LDL Cholesterol

What is LDL cholesterol?

Low-density lipoprotein (LDL) is a lipoprotein containing Apo B that carries cholesterol in the blood.  Maintaining and monitoring healthy blood fats is important for good health. Dietary and lifestyle factors, as well as other health conditions, can affect the level of cholesterol in the blood.

The LDL test is a calculated value that is usually ordered as part of a full lipid profile on either a routine health exam or to evaluate risk factors for heart disease.

The LDL test is usually done as part of a larger lipid panel that includes at least total cholesterol, LDL or non-HDL cholesterol, and triglycerides.

Why test LDL cholesterol?

Unless this is ordered as a retest or for a specific reason, we recommend ordering this as part of a health test.

Health Check
Discover your risk factors for lifestyle diseases in time to do something about them.

Monitor changes to your blood values as you make lifestyle changes or undergo treatments.

What causes low LDL cholesterol

Low cholesterol means that you have higher-than-expected cholesterol levels in the blood.  Oxidative stress, malnutrition, hyperthyroidism, autoimmune processes, and liver/biliary dysfunction are some causes of low cholesterol.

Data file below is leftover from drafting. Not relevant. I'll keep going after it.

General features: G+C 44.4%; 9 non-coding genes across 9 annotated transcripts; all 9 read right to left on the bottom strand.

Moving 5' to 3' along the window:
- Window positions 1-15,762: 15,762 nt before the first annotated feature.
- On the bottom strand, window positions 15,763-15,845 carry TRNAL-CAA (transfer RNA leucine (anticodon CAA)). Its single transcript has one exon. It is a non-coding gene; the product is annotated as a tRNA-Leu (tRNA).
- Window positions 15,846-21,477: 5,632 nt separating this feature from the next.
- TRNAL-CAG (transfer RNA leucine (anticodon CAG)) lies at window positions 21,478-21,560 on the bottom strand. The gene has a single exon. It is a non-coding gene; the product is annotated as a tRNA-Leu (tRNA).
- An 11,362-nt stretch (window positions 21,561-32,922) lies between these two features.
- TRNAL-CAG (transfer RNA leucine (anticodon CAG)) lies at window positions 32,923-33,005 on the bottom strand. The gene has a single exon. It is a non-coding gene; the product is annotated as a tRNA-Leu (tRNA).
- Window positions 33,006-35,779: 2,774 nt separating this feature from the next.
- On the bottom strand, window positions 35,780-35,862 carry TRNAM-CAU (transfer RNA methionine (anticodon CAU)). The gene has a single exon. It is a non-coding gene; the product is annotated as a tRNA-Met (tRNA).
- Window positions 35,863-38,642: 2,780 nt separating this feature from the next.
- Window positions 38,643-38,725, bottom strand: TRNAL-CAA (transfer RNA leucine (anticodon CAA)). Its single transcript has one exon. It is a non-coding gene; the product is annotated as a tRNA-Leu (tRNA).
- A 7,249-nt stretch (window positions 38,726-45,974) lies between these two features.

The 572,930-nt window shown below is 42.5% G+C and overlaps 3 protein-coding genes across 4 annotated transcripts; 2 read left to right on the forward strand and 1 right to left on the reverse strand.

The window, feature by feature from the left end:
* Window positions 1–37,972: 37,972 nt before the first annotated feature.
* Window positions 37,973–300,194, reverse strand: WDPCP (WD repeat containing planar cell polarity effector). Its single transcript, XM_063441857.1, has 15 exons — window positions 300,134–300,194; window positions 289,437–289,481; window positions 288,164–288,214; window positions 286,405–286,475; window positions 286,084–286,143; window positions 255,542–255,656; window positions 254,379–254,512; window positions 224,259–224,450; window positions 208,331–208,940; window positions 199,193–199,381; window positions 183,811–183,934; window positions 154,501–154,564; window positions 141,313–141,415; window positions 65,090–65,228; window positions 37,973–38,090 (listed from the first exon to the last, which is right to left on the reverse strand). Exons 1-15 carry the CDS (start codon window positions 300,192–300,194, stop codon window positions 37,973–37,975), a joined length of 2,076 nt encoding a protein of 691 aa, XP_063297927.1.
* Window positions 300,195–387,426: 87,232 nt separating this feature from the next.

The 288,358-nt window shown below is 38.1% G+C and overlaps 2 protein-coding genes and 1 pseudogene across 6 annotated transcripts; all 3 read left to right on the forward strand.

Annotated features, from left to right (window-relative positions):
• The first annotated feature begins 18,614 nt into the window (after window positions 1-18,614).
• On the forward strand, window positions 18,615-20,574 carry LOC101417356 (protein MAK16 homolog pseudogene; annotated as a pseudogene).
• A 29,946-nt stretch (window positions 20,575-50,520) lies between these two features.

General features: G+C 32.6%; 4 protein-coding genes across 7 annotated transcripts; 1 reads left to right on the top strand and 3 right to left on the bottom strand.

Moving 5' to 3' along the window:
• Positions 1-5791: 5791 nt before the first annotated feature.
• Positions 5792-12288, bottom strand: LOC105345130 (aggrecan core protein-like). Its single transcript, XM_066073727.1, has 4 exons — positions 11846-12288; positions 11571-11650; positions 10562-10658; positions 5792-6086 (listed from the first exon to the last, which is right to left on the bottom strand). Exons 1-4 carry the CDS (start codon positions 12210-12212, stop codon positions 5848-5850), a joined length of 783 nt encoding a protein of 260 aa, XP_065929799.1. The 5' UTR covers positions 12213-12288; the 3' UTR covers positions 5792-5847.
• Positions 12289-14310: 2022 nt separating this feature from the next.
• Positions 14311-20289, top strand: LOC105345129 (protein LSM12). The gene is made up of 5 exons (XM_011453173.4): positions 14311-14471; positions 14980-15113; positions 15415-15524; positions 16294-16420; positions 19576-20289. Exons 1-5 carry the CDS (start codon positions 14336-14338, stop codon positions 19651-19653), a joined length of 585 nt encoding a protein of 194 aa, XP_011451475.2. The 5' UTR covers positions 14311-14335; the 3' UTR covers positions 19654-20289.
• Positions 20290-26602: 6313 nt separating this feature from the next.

What causes high LDL cholesterol?

High cholesterol means that you have higher than expected cholesterol levels in the blood.  Genetic factors, smoking, dietary saturated fats (especially palmitic acid from butter and trans fats), and a low fibre or low-sodium diet) can all increase your LDL cholesterol. Health conditions like hypothyroidism and insulin resistance can also have this effect.

More information

LDL is often called the ‘bad’ cholesterol because it contributes to heart disease risk, but this description is a misnomer. Cholesterol is cholesterol, LDLs are just the most common circulating Apo B containing lipoproteins which can be retained in your artery wall.

Both naturally randomized genetic studies and randomized intervention trials consistently demonstrate that lower plasma LDL particle concentration reduces the risk of heart disease.  The more of these Apo B-containing lipoproteins, such as LDL, that are circulating in your blood, the higher your risk of heart disease [1].

LDL cholesterol rises in pregnancy.  Some medications affect LDL-C levels. Tell us if you are taking any medications or supplements.

Postpone this test if you are ill. Wait at least 6 weeks after illness to have LDL measured.

The day before
Do not eat or drink anything except water for at least 10 (preferably 12) hours before taking this test.

On the day
This test is ideally done in the early morning after an overnight fast.  Remember to take I.D. with you when going to take a test. [2] 


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